Commentary on Doctrine & Covenants 67

/ Doctrine & Covenants 67 / Commentary

Find helpful commentary on the verses below to better understand the message of this revelation.

Verses 1-5

Casey Paul Griffiths (LDS Scholar)


The Lord asked witnesses to bear record of the truthfulness of the Book of Mormon; similarly, Joseph Smith asked the elders present to share their testimony of the divine origins of the revelations. Oliver Cowdery and David Whitmer, two of the three witnesses of the Book of Mormon, were present at the conference. It is possible that the elders present expected spiritual manifestations similar to the dramatic experience these witnesses of the Book of Mormon experienced. The Lord in response told them that because “there were fears in [their] hearts” they did not receive. The revelation also hints at this desire, saying that the elders present “are not able to abide the presence of God now, neither the ministering of angels” (D&C 67:13), perhaps alluding to the earlier experience of the three witnesses of the Book of Mormon.


In response to concerns expressed over the language found in the revelations, the Lord reminded the elders that Joseph Smith, like any other prophet, was an imperfect messenger with limitations on his own language. The revelation serves as a simple reminder that though the Savior is perfect, He works through imperfect people. Prophets, apostles, and all manner of leaders in the Church are flawed people doing the best they can to accomplish the Lord’s work.


Elder Jeffrey R. Holland counseled Church members to “be kind regarding human frailty—your own as well as that of those who serve with you in a Church led by volunteer, mortal men and women. Except in the case of His only perfect Begotten Son, imperfect people are all God has ever had to work with. That must be terribly frustrating to Him, but He deals with it. So should we” (“Lord, I Believe,” April 2013 General Conference).


(Doctrine and Covenants Minute)

Verses 6-9

Casey Paul Griffiths (LDS Scholar)


In response to the concerns raised over the revelations, the Lord challenged the elders at the conference to “appoint him that is most wise among you” to attempt to duplicate any of the revelations. William E. McLellin, a newly baptized schoolteacher from Paris, Tennessee, accepted the challenge to produce his own revelation. Joseph Smith later wrote that


Wm. E. McLellin, as the wisest man in his own estimation, having more learning than sense, endeavored to write a commandment like unto one of the least of the Lord’s, but failed; it was an awful responsibility to write in the name of the Lord. The elders, and all present, that witnessed this vain attempt of a man to imitate the language of Jesus Christ, renewed their faith in the fulness of the gospel and in the truth of the commandments and revelations which the Lord had given to the church through my instrumentality; and the elders signified a willingness to bear testimony of their truth to all the world. (Joseph Smith—History, vol. A-1, p. 162, JSP)

While McLellin later became a bitter enemy of Joseph Smith, he should not be judged too harshly for his actions taken here. McLellin was a convert to the Church of only a few months and had met Joseph Smith a week prior to this meeting. A revelation given around this same time placed him among “the faithful elders of my church” (D&C 68:7). He would eventually become a member of the first quorum of the Twelve Apostles. Though McLellin’s skepticism eventually eroded his testimony and his standing in the Church, those events came several years later. At this point in time, and in part because of this experience, McLellin was among the elders who felt honored “to have this privilege of bearing this testimony [of the revelations] unto the world” (Testimony, circa 2 November 1831, JSP).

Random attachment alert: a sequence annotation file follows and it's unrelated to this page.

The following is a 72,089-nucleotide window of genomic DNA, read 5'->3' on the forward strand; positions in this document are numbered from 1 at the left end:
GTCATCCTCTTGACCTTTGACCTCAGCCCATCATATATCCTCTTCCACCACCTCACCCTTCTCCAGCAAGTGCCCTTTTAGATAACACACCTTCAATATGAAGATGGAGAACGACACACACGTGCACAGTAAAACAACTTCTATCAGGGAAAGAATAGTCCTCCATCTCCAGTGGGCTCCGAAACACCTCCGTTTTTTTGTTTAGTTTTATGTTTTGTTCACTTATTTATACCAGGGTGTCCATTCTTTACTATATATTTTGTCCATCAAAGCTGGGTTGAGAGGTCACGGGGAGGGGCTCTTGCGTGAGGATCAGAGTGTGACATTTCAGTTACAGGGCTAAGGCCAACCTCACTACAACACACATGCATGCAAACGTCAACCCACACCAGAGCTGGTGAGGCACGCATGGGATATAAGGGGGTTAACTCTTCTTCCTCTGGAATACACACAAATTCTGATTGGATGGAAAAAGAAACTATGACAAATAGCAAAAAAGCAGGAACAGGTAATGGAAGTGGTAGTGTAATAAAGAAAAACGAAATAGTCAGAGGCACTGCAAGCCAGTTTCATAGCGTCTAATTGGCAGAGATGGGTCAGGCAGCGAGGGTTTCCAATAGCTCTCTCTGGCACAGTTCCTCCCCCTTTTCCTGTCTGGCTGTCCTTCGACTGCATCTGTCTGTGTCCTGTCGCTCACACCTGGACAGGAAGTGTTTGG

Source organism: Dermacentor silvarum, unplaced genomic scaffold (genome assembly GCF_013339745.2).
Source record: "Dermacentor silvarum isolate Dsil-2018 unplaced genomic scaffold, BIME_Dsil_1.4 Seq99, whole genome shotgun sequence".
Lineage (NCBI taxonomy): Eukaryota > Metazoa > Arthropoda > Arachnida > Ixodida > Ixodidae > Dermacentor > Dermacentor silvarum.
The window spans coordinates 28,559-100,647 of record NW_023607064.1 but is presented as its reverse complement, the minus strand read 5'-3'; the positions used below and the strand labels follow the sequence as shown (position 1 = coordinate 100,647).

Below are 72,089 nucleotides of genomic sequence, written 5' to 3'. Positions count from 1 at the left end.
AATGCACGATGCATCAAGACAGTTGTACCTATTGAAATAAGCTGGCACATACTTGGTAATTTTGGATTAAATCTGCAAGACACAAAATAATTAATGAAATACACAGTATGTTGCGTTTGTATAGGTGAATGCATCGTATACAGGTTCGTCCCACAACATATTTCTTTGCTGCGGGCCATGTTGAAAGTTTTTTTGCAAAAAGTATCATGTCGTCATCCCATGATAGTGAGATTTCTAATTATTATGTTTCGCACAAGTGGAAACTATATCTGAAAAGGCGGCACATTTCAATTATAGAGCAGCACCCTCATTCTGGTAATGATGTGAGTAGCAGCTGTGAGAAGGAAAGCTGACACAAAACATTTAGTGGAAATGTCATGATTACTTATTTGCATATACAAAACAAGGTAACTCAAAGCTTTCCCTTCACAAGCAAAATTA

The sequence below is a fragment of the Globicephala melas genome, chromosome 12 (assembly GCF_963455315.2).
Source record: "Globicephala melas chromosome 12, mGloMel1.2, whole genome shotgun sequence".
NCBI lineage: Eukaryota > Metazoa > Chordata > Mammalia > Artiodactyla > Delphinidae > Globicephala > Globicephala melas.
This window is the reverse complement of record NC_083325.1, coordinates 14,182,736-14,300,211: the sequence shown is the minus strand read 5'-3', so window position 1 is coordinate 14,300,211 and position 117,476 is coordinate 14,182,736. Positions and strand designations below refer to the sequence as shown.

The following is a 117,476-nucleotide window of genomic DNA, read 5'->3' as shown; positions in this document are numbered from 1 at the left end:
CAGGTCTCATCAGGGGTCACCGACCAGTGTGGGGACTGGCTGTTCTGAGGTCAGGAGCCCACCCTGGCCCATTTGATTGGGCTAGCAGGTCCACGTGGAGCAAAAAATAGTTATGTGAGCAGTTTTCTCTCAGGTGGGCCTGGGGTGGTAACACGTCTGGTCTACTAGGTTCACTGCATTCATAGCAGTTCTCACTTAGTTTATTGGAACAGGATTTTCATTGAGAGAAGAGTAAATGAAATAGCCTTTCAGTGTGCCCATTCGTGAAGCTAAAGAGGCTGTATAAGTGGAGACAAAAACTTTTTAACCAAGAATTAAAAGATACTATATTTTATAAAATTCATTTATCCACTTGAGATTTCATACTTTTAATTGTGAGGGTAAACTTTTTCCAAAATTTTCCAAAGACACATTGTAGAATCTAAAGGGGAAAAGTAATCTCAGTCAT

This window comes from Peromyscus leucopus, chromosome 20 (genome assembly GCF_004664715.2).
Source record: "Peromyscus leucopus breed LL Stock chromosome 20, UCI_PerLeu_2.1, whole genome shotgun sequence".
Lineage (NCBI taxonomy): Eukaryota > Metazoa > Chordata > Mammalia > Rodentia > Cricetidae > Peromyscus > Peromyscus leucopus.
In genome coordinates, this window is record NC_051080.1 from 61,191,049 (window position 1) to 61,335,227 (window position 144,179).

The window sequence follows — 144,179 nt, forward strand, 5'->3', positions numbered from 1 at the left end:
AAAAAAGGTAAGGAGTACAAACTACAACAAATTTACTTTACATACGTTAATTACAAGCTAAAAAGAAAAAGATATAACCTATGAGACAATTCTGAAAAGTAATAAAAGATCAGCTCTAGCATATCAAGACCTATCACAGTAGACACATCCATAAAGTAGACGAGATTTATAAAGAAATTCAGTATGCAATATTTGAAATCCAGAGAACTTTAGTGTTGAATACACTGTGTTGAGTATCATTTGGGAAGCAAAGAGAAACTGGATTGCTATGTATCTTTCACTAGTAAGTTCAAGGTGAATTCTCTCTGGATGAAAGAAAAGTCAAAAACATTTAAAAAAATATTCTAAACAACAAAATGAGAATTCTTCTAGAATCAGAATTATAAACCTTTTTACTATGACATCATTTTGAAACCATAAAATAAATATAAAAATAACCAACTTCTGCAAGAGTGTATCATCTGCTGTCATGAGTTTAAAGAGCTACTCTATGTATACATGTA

(Doctrine and Covenants Minute)

Verses 10-14

Casey Paul Griffiths (LDS Scholar)


In exhorting the elders to greater faith, the Lord also corrects a common misunderstanding that it is impossible for a mortal person to see God in the flesh (D&C 67:11). The familiar quotation from the Gospel of John that “no man hath seen God at any time” was corrected in Joseph Smith’s translation to read, “And no man hath seen God at any time, except he hath borne record of the Son; for except it is through him no man can be saved” (Joseph Smith Translation, John 1:19). Another New Testament passage that reads, “[He] only hath immortality, dwelling in the light which no man can approach unto; whom no man hath seen, nor can see; to whom be honour and power everlasting” (1 Timothy 6:16) was changed in the Prophet’s translation to read, “Whom no man hath seen, nor can he see, unto whom no man can approach, only he who hath the light and the hope of immortality dwelling in him” (Joseph Smith Translation, 1 Timothy 6:16). In one last example, the text of 1 John 4:12, which reads, “no man hath seen God at any time,” was changed to read, “No man hath seen God at any time, except them who believe” (Joseph Smith Translation—1 John 4:12).


The message of all of these corrections in the Joseph Smith Translation is clearly presented in Doctrine and Covenants 67. Here the Lord declares, “For no man has seen God at any time in the flesh, except quickened by the Spirit of God. Neither can any natural man abide the presence of God, neither after the carnal mind” (D&C 67:11–12). It is possible for mortal people to survive in the presence of God if they are transfigured to abide the glory of God. God is more than capable of bringing about a change in the physical bodies of His servants, provided they are sufficiently humble and demonstrate the necessary faith to see God.


(Doctrine and Covenants Minute)